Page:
In an effort to restore oak barren natural communities that once dominated Waterloo and Island Lake recreation areas – two popular destinations in Michigan’s state parks system – portions of the parks have been cleared of invasive and non-native trees and plants.
Visitors to these two southeast Michigan state parks definitely will notice the changes, and the Michigan Department of Natural Resources wants to be sure everyone understands the goals of this carefully planned project.
The DNR Parks and Recreation Division has been working on long-term restoration efforts for more than 20 years, but this is the first time that areas of this size were cleared of trees at either of these parks. Specifically, black locust, autumn olive and various pine species were removed.
"The removal of so many large trees will be quite a change to the average park visitor who frequents this area, but will produce real long-term benefits,” said Bob Clancy, ecological restoration specialist in the DNR Parks and Recreation Division. "The clearing work that took place will help re-establish oak barren communities that are vanishing in Michigan."
Why are oak barrens a priority?
An oak barren, sometimes referred to as a savanna, is characterized by native prairie grass and wildflowers mixed with widely scattered oak trees. These areas provide critical habitat for a variety of grassland birds, such as bobolink, Henslow's sparrow and eastern meadowlark, and other wildlife, and they’re a unique part of Michigan’s natural heritage. These fire-dependent communities have global significance, too, because they contain an assemblage of plants and animals that are distinct and now quite rare.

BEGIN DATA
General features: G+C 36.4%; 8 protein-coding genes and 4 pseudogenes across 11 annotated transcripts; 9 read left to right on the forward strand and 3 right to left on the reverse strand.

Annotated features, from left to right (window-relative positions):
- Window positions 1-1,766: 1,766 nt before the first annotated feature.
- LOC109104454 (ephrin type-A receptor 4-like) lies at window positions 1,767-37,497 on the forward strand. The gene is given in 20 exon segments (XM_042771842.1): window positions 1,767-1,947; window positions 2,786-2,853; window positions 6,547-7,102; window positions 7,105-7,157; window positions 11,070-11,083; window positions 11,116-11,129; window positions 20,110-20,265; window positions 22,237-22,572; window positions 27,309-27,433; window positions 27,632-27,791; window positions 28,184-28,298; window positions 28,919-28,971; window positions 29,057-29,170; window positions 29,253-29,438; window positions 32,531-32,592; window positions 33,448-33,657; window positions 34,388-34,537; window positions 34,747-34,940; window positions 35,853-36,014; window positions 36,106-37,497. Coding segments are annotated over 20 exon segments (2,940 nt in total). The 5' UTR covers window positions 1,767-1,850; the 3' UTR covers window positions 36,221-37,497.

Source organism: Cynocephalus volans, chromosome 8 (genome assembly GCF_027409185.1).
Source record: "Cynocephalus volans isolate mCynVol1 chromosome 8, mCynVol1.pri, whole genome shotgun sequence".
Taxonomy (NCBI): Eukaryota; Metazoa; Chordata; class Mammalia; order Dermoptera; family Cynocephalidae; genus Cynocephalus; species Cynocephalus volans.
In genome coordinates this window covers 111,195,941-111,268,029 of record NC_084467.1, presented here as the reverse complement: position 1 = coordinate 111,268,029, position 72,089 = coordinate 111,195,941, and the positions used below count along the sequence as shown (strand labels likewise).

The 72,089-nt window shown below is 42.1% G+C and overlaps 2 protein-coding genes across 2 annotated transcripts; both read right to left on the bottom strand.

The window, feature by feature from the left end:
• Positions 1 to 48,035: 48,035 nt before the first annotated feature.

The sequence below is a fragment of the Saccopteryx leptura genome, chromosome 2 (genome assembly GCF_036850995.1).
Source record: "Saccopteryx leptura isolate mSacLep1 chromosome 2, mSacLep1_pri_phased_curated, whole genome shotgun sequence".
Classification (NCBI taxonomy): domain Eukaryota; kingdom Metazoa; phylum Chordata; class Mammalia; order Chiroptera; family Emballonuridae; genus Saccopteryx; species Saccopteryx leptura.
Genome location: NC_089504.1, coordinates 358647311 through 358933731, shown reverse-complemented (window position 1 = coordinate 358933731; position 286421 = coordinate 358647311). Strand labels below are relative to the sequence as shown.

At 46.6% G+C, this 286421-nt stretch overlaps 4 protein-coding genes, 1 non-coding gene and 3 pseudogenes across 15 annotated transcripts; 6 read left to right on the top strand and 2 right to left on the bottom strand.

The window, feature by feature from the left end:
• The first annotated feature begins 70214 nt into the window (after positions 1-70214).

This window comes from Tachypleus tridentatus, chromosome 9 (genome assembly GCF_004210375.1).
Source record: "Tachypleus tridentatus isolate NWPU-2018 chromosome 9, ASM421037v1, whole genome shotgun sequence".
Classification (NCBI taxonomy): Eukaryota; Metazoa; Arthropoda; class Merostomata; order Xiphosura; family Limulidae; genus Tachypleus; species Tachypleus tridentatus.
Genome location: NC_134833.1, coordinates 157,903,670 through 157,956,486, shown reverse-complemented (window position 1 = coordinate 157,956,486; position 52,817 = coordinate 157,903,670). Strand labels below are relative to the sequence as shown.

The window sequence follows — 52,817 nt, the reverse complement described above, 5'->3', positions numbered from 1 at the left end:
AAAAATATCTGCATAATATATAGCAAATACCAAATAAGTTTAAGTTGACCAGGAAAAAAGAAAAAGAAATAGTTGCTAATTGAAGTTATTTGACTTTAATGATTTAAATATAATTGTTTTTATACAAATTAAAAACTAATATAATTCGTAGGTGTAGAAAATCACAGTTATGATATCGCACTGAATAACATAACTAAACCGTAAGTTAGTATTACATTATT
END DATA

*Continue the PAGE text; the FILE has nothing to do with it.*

"Much of southern Lower Michigan once supported extensive areas of tallgrass prairie and oak barrens, but today less than 1 percent of the original prairie and savanna remains,” Clancy said. “We hope that our efforts – even though the look of the landscape might be shocking to some visitors – set the stage for the hearty return of this incredibly valuable natural habitat.”
During the agricultural expansion in the latter half of the 1800s, barrens were easily cleared and converted for grazing and row crops. Since that time they have succumbed to rapidly closing tree canopies due to nonagricultural development, lack of fire and the spread of invasive species.
Here’s a snapshot of the work that took place at each location:
Waterloo Recreation Area
At Waterloo Recreation Area, in Jackson and Washtenaw counties, 7 acres of invasive black locust and autumn olive were removed this past February. This will help open up habitat surrounding important wetlands, also known as fens, within the site, while also increasing future outdoor recreation opportunities such as hunting, hiking and bird watching.
Island Lake Recreation Area
Work at Island Lake Recreation Area, in Livingston County, included the removal of invasive and non-native trees across more than 15 acres, helping expand grassland habitat and connecting several smaller quality habitat patches across a 60-acre area. The remaining work, including mowing, some further tree removal and the removal of logs, is expected to be completed by the end of May.
To further promote native plant recovery and restoration of oak barrens, invasive species control efforts will continue to take place throughout the year, as well as additional tree removal, prescribed fire and other management in future years.
For questions regarding either project, please Bob Clancy at ClancyR@Michigan.gov or 517-202-6751.
Anyone interested in getting involved with restoration efforts at these and other state parks in southeast Michigan are encouraged to contact Kelsey Dietz, DNR parks and recreation volunteer steward, at DietzK2@Michigan.gov.
The Michigan Natural Features Inventory has more information about oak barrens in our state.
Contact: Bob Clancy, 517-202-6751